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Handy assault case abruptly adjourned after private conversation between DA, judge

Nov 30, 2022 1:00 am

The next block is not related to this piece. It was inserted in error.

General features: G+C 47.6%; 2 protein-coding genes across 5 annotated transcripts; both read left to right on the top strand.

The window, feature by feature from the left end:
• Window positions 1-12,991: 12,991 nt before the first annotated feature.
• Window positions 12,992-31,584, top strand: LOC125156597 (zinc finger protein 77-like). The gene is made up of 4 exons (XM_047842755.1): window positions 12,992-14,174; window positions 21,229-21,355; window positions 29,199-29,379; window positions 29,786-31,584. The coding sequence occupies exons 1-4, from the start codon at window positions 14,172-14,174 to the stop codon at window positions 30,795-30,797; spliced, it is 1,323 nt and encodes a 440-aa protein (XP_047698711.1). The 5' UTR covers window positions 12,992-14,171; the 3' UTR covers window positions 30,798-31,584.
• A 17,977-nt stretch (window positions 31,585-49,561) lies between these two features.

Roger Hannigan Gilson reports for the Times Union that the trial of four people charged with unlawful imprisonment and assault for the alleged 2020 beating of local mechanic Harold Handy was abruptly adjourned November 28, after a private discussion between the judge and the district attorney prosecuting the case. Columbia County Judge Richard Koweek's decision was made without any input from defense counsel. The matter is now unlikely to go to trial before next year. Neither Koweek nor DA Paul Czajka [CHAI-kah] would speak afterward about the circumstances that led to the private confab or what prompted it. The four defendants — Columbia County Sheriff's Deputy Kelly Rosenstrach; her husband, businessman Alex Rosenstrach; IRS agent Bryan Haag; and local contractor Corey Gaylord — were indicted on gang assault charges following an incident in the Rosenstrach home in the early morning hours of July 5, 2020. The top charges, carrying the potential for lengthy prison terms, were dismissed by Koweek in December. Gaylord's attorney, Stephen Coffey, said the adjournment followed a request by Czajka for a private discussion between himself and the judge. "They (talked) for about 20 minutes, and then the judge came out and said that the case was now adjourned — did not give a reason, except he said, 'This was pursuant to my discussion with Mr. Czajka,'" Coffey said. The reasoning for the adjournment was sealed by the court, according to Coffey. Handy's personal counsel, Paul Freeman, said his office was trying to figure out why the case was adjourned. "We were told the determination to adjourn — for whatever reason — is sealed, and so they're not releasing the rationale or reasons," he said. Haag's attorney, Paul DerOhannesian [Deh-ROH-hann-eesian] II, plans to make a motion to unseal the minutes of the ex parte [par-tay] communication "to get more insight" into why the decision was made, he said, but it would be up to Koweek whether to grant the motion. It is also up to the judge's discretion whether to make the minutes publicly available or only available to the defense. Neither Czajka or Koweek responded to inquiries. A new trial date has not been set, but there is a conference on the schedule for February. Read the full story in the Times Union.